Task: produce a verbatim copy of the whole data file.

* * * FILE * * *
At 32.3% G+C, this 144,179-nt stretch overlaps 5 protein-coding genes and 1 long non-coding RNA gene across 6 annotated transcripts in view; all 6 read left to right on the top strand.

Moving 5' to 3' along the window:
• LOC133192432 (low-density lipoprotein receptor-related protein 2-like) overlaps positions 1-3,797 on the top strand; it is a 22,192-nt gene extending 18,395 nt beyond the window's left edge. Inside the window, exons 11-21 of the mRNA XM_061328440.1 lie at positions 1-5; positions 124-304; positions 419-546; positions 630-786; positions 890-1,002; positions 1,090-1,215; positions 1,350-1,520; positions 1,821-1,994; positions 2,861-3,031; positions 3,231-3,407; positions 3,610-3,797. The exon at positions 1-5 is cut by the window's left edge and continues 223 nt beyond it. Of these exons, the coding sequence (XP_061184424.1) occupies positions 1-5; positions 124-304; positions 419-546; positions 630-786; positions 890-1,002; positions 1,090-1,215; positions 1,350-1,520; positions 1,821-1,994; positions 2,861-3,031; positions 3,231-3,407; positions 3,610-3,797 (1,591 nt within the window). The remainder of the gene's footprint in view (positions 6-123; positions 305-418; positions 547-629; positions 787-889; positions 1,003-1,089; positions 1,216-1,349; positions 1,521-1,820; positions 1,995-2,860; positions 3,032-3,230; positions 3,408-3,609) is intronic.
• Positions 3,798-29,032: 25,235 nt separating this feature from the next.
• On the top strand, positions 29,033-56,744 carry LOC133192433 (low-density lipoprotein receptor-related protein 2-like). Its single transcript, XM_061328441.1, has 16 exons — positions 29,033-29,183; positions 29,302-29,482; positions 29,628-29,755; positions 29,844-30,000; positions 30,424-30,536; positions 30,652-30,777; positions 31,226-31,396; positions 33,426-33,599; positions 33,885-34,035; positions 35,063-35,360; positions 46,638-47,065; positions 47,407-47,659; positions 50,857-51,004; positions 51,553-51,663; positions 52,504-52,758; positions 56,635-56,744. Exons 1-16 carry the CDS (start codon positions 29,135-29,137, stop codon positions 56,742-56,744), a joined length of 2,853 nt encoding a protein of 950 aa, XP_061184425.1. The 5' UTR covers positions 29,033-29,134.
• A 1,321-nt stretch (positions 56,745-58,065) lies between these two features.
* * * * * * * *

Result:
At 32.3% G+C, this 144,179-nt stretch overlaps 5 protein-coding genes and 1 long non-coding RNA gene across 6 annotated transcripts in view; all 6 read left to right on the top strand.

Moving 5' to 3' along the window:
• LOC133192432 (low-density lipoprotein receptor-related protein 2-like) overlaps positions 1-3,797 on the top strand; it is a 22,192-nt gene extending 18,395 nt beyond the window's left edge. Inside the window, exons 11-21 of the mRNA XM_061328440.1 lie at positions 1-5; positions 124-304; positions 419-546; positions 630-786; positions 890-1,002; positions 1,090-1,215; positions 1,350-1,520; positions 1,821-1,994; positions 2,861-3,031; positions 3,231-3,407; positions 3,610-3,797. The exon at positions 1-5 is cut by the window's left edge and continues 223 nt beyond it. Of these exons, the coding sequence (XP_061184424.1) occupies positions 1-5; positions 124-304; positions 419-546; positions 630-786; positions 890-1,002; positions 1,090-1,215; positions 1,350-1,520; positions 1,821-1,994; positions 2,861-3,031; positions 3,231-3,407; positions 3,610-3,797 (1,591 nt within the window). The remainder of the gene's footprint in view (positions 6-123; positions 305-418; positions 547-629; positions 787-889; positions 1,003-1,089; positions 1,216-1,349; positions 1,521-1,820; positions 1,995-2,860; positions 3,032-3,230; positions 3,408-3,609) is intronic.
• Positions 3,798-29,032: 25,235 nt separating this feature from the next.
• On the top strand, positions 29,033-56,744 carry LOC133192433 (low-density lipoprotein receptor-related protein 2-like). Its single transcript, XM_061328441.1, has 16 exons — positions 29,033-29,183; positions 29,302-29,482; positions 29,628-29,755; positions 29,844-30,000; positions 30,424-30,536; positions 30,652-30,777; positions 31,226-31,396; positions 33,426-33,599; positions 33,885-34,035; positions 35,063-35,360; positions 46,638-47,065; positions 47,407-47,659; positions 50,857-51,004; positions 51,553-51,663; positions 52,504-52,758; positions 56,635-56,744. Exons 1-16 carry the CDS (start codon positions 29,135-29,137, stop codon positions 56,742-56,744), a joined length of 2,853 nt encoding a protein of 950 aa, XP_061184425.1. The 5' UTR covers positions 29,033-29,134.
• A 1,321-nt stretch (positions 56,745-58,065) lies between these two features.